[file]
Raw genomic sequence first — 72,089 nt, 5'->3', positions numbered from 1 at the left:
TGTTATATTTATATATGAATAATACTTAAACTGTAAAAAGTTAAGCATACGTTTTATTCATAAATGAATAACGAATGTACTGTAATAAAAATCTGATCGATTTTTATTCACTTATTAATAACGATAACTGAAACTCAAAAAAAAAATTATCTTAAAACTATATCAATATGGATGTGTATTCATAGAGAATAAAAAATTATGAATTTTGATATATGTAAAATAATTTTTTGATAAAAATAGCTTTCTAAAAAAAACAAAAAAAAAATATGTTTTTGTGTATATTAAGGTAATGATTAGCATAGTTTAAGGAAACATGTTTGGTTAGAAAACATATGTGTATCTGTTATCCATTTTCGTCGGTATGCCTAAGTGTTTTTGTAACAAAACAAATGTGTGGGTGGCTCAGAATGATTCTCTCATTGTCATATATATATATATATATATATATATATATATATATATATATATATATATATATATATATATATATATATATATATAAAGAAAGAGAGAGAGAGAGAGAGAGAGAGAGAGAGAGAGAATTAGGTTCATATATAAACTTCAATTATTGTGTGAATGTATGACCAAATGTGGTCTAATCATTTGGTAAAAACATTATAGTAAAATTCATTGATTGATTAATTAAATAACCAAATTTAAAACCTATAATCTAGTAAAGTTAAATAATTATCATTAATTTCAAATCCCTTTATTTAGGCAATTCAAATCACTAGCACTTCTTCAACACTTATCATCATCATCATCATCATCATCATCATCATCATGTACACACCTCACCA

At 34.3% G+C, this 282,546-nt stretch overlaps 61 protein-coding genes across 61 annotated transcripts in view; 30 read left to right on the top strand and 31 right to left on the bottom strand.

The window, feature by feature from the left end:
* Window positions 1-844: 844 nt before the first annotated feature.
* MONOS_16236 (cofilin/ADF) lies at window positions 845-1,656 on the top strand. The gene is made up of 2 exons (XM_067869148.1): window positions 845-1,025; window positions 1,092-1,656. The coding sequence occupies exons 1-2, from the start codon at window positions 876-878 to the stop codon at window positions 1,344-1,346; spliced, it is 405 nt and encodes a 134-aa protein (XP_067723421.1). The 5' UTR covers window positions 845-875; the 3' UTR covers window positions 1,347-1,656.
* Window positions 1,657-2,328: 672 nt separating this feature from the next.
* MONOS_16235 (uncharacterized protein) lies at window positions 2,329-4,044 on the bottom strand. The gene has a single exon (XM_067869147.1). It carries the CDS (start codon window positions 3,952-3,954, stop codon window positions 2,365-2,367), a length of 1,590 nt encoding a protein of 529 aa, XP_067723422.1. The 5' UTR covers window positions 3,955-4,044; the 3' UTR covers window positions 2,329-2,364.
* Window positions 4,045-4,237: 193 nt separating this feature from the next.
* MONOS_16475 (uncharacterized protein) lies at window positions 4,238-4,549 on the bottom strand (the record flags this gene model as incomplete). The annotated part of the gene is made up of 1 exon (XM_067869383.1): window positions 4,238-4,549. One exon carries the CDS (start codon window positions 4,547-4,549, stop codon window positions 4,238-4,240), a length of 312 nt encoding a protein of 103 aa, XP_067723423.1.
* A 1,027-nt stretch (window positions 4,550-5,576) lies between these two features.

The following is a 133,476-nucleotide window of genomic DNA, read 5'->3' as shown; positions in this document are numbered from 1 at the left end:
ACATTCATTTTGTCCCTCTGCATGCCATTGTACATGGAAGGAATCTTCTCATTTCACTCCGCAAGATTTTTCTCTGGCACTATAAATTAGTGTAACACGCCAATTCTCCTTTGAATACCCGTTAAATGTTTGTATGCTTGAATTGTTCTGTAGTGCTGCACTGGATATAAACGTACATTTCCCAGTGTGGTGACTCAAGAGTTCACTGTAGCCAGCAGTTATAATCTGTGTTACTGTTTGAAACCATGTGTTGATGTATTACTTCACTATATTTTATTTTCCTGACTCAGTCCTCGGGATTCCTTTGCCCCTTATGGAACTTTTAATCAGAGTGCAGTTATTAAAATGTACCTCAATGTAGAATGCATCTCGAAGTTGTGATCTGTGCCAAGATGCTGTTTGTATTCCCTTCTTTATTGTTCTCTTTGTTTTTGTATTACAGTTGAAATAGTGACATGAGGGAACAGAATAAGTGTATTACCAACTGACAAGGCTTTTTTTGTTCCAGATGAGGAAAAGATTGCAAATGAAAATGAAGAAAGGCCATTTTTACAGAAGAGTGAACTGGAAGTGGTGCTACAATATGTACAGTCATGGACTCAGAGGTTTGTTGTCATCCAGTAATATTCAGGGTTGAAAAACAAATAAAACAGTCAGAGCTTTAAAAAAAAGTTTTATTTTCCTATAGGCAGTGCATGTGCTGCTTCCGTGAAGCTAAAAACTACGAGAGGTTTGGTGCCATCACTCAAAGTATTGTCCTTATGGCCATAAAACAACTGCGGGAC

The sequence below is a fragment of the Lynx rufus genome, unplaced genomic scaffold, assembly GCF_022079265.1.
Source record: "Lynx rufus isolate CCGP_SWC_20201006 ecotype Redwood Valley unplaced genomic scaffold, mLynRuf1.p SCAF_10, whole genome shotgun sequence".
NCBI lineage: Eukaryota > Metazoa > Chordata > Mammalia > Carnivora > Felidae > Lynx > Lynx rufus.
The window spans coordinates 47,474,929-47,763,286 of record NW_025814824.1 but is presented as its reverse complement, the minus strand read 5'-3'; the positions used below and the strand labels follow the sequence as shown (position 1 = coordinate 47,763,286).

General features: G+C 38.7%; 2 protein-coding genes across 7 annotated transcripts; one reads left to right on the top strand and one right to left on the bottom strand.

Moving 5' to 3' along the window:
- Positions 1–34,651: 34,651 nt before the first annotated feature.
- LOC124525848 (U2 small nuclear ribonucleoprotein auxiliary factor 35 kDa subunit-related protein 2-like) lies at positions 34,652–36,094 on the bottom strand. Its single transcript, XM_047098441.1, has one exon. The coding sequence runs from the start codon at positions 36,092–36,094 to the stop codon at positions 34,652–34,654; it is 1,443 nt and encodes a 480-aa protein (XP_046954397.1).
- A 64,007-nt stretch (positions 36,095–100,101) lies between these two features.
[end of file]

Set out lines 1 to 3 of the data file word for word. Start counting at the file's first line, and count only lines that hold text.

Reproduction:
Raw genomic sequence first — 72,089 nt, 5'->3', positions numbered from 1 at the left:
TGTTATATTTATATATGAATAATACTTAAACTGTAAAAAGTTAAGCATACGTTTTATTCATAAATGAATAACGAATGTACTGTAATAAAAATCTGATCGATTTTTATTCACTTATTAATAACGATAACTGAAACTCAAAAAAAAAATTATCTTAAAACTATATCAATATGGATGTGTATTCATAGAGAATAAAAAATTATGAATTTTGATATATGTAAAATAATTTTTTGATAAAAATAGCTTTCTAAAAAAAACAAAAAAAAAATATGTTTTTGTGTATATTAAGGTAATGATTAGCATAGTTTAAGGAAACATGTTTGGTTAGAAAACATATGTGTATCTGTTATCCATTTTCGTCGGTATGCCTAAGTGTTTTTGTAACAAAACAAATGTGTGGGTGGCTCAGAATGATTCTCTCATTGTCATATATATATATATATATATATATATATATATATATATATATATATATATATATATATATATATATATATATATATAAAGAAAGAGAGAGAGAGAGAGAGAGAGAGAGAGAGAGAGAATTAGGTTCATATATAAACTTCAATTATTGTGTGAATGTATGACCAAATGTGGTCTAATCATTTGGTAAAAACATTATAGTAAAATTCATTGATTGATTAATTAAATAACCAAATTTAAAACCTATAATCTAGTAAAGTTAAATAATTATCATTAATTTCAAATCCCTTTATTTAGGCAATTCAAATCACTAGCACTTCTTCAACACTTATCATCATCATCATCATCATCATCATCATCATCATGTACACACCTCACCA

At 34.3% G+C, this 282,546-nt stretch overlaps 61 protein-coding genes across 61 annotated transcripts in view; 30 read left to right on the top strand and 31 right to left on the bottom strand.